Fortunately, you can benefit from our prior mistakes. This list covers the basics of the items we find necessary when camping with kids and explanations of these items if needed. Previously mentioned items might not be listed.
- Water—many campgrounds do provide potable water, but it is best to always have your own. One gallon per person per day is generally considered necessary, but you might not need that much with kids.
- Matches—or lighter for starting campfires, stoves or grills
- Blankets, pillows and other bedding
- Your family’s essential items
- Cookware and dinnerware
- Wet Wipes—for cleaning small messes or freshening up when running water is not available
- Individually-wrapped snacks like granola bars
- First aid kit
- Acetaminophen or other pain relief
- Anti-itch lotion
- Hats and Sunglasses
- Large trash bags—they can be used as ponchos if caught in the rain
- Scissors or pocketknife
- Bug spray and sunscreen—bug-bitten, sunburned kids make the worst camping buddies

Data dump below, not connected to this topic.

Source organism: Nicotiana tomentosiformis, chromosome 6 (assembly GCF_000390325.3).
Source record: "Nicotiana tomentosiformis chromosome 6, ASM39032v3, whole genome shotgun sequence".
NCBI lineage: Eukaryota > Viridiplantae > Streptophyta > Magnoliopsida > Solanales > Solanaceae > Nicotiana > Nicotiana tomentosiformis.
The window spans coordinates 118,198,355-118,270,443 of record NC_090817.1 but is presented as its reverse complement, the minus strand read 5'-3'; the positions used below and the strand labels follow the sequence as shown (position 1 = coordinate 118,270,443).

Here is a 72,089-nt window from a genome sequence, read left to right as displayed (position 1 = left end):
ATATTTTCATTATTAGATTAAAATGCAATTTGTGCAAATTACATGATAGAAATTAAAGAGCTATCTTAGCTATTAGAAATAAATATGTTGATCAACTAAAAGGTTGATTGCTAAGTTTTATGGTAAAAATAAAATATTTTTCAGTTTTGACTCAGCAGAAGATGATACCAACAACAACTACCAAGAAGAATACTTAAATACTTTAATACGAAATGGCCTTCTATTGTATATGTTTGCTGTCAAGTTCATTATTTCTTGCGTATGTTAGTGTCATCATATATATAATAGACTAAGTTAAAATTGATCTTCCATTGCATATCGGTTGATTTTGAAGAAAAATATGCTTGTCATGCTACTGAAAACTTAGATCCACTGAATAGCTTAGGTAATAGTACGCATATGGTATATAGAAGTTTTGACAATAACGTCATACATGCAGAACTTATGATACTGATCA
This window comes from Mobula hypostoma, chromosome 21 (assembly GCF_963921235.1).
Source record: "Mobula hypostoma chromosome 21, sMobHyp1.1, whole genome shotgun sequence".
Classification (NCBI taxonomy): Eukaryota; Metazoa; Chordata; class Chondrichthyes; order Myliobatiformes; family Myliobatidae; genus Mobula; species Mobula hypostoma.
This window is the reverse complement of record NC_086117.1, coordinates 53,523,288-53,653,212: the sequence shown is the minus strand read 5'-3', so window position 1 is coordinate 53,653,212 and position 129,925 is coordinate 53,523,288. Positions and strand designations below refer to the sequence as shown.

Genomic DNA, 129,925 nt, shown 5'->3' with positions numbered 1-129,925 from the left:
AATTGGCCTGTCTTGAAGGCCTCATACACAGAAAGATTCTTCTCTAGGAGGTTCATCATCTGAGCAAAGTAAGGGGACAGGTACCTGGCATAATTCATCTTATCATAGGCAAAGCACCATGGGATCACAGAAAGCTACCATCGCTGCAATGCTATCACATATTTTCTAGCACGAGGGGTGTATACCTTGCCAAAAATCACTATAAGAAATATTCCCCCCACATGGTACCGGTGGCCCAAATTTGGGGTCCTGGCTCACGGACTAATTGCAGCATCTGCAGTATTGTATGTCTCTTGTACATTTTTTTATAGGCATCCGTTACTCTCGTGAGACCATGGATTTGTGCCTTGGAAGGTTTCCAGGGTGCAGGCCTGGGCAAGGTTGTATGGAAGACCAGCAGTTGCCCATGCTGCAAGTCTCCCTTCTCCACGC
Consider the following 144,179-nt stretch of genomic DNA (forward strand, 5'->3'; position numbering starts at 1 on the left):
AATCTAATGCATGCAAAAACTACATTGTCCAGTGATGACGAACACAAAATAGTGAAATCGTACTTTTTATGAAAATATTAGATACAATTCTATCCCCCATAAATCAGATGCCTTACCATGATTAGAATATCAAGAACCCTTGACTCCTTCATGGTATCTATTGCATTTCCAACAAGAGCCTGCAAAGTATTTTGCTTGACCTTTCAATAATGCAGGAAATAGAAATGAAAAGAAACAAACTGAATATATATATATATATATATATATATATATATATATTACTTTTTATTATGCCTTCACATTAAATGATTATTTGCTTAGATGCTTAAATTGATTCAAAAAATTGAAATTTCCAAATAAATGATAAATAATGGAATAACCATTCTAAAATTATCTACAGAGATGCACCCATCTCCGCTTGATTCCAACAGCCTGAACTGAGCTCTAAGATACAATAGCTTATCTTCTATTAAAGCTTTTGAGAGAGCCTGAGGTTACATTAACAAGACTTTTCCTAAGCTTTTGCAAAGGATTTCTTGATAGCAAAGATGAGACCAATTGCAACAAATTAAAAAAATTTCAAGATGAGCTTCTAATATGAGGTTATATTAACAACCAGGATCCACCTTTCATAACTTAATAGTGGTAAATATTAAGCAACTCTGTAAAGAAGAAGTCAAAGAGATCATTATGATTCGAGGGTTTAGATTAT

- Play-yard or Pack and Play for small children
- Toilet paper—even if your campgrounds have facilities
- Camping lantern or flashlight
- Backpack or small personal bag for daily excursions
- Locking cooler to keep wildlife out of your food supply
- Portable camping toilet—especially if the facilities are far away
- Kid’s safety whistles on lanyards in case they get separated from the family
- Glow sticks
- Outdoor toys
Camping with Kids
With this checklist and camping tips, your venture into the great outdoors with your kids should be a piece of cake. Always remember that what works for one family may not be suitable for another, so adjust lists as you see fit. Now, it is time to load everyone in the car and unwind from the daily grind.
Megan Woodruff is a wife and mother of 4. She blogs regularly about family camping over at Tents n Trees. She enjoys getting out with her husband and kids, enjoying nature, and making great memories as a family.